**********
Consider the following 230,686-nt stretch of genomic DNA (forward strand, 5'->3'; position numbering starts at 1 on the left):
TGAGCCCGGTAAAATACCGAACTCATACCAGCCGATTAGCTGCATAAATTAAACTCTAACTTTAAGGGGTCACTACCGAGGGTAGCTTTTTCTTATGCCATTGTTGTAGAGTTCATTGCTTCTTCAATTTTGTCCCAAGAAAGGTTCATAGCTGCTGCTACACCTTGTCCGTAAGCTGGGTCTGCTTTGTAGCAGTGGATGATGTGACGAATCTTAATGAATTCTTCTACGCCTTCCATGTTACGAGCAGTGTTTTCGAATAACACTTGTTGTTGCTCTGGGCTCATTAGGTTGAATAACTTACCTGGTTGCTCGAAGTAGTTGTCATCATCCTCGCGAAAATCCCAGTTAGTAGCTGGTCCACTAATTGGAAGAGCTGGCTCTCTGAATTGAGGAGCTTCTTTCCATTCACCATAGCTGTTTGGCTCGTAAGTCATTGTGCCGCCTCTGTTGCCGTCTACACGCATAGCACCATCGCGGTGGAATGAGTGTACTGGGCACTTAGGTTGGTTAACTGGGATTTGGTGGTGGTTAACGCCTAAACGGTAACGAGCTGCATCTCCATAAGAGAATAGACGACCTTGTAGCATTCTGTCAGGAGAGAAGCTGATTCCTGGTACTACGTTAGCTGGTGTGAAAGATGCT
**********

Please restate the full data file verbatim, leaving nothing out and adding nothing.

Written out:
Consider the following 230,686-nt stretch of genomic DNA (forward strand, 5'->3'; position numbering starts at 1 on the left):
TGAGCCCGGTAAAATACCGAACTCATACCAGCCGATTAGCTGCATAAATTAAACTCTAACTTTAAGGGGTCACTACCGAGGGTAGCTTTTTCTTATGCCATTGTTGTAGAGTTCATTGCTTCTTCAATTTTGTCCCAAGAAAGGTTCATAGCTGCTGCTACACCTTGTCCGTAAGCTGGGTCTGCTTTGTAGCAGTGGATGATGTGACGAATCTTAATGAATTCTTCTACGCCTTCCATGTTACGAGCAGTGTTTTCGAATAACACTTGTTGTTGCTCTGGGCTCATTAGGTTGAATAACTTACCTGGTTGCTCGAAGTAGTTGTCATCATCCTCGCGAAAATCCCAGTTAGTAGCTGGTCCACTAATTGGAAGAGCTGGCTCTCTGAATTGAGGAGCTTCTTTCCATTCACCATAGCTGTTTGGCTCGTAAGTCATTGTGCCGCCTCTGTTGCCGTCTACACGCATAGCACCATCGCGGTGGAATGAGTGTACTGGGCACTTAGGTTGGTTAACTGGGATTTGGTGGTGGTTAACGCCTAAACGGTAACGAGCTGCATCTCCATAAGAGAATAGACGACCTTGTAGCATTCTGTCAGGAGAGAAGCTGATTCCTGGTACTACGTTAGCTGGTGTGAAAGATGCT